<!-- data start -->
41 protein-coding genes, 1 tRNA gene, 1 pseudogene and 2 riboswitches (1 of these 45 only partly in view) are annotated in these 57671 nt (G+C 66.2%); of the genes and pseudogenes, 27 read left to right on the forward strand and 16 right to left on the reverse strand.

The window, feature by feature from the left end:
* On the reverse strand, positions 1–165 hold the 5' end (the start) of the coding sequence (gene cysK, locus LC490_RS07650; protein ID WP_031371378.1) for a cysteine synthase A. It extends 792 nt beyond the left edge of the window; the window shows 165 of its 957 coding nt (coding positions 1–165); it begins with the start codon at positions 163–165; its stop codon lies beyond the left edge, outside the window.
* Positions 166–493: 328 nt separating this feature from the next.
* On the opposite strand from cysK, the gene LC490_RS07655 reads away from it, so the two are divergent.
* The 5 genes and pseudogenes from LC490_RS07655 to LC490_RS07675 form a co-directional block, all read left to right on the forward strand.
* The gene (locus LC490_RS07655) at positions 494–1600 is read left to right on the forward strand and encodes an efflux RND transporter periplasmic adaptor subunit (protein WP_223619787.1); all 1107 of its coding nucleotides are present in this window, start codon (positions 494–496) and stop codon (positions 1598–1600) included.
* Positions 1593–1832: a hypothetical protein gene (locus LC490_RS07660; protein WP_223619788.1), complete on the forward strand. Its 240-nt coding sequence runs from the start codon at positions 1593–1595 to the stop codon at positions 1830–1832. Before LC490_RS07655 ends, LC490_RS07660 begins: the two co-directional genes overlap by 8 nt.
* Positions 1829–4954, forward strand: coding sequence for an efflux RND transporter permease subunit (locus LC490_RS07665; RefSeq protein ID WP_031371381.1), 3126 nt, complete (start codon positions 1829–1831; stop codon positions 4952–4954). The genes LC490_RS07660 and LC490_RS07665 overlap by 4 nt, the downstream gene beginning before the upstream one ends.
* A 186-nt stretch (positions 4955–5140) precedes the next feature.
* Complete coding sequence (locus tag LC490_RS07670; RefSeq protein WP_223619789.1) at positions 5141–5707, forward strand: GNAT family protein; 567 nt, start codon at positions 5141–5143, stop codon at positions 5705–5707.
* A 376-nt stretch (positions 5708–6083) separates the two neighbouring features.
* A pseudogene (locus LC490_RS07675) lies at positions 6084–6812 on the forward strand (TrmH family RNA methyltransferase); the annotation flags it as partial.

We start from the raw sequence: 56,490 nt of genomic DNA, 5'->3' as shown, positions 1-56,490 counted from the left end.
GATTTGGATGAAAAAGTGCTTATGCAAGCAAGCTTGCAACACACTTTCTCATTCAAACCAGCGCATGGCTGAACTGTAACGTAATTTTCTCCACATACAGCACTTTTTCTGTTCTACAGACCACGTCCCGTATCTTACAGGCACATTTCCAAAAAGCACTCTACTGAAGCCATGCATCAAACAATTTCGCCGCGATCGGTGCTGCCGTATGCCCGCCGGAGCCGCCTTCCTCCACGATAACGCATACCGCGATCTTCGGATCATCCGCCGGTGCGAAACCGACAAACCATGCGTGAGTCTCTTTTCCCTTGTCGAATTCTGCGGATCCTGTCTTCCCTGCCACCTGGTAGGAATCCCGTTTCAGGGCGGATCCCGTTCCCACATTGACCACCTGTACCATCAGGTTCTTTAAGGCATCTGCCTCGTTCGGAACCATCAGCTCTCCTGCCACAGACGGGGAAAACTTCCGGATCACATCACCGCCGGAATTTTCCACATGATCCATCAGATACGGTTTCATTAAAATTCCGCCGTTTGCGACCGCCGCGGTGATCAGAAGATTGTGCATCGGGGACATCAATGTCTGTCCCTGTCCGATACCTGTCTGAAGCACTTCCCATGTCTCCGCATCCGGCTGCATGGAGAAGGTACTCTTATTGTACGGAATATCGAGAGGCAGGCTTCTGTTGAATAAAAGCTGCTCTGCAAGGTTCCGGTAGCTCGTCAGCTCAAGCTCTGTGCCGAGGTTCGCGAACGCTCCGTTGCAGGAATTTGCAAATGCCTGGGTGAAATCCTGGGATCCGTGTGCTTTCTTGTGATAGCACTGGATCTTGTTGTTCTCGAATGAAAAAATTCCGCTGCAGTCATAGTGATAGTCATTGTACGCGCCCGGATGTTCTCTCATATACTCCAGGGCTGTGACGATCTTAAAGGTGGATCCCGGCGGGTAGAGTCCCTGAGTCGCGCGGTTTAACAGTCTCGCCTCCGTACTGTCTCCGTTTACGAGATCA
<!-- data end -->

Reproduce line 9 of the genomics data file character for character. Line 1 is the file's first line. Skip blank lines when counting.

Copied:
* Positions 1829–4954, forward strand: coding sequence for an efflux RND transporter permease subunit (locus LC490_RS07665; RefSeq protein ID WP_031371381.1), 3126 nt, complete (start codon positions 1829–1831; stop codon positions 4952–4954). The genes LC490_RS07660 and LC490_RS07665 overlap by 4 nt, the downstream gene beginning before the upstream one ends.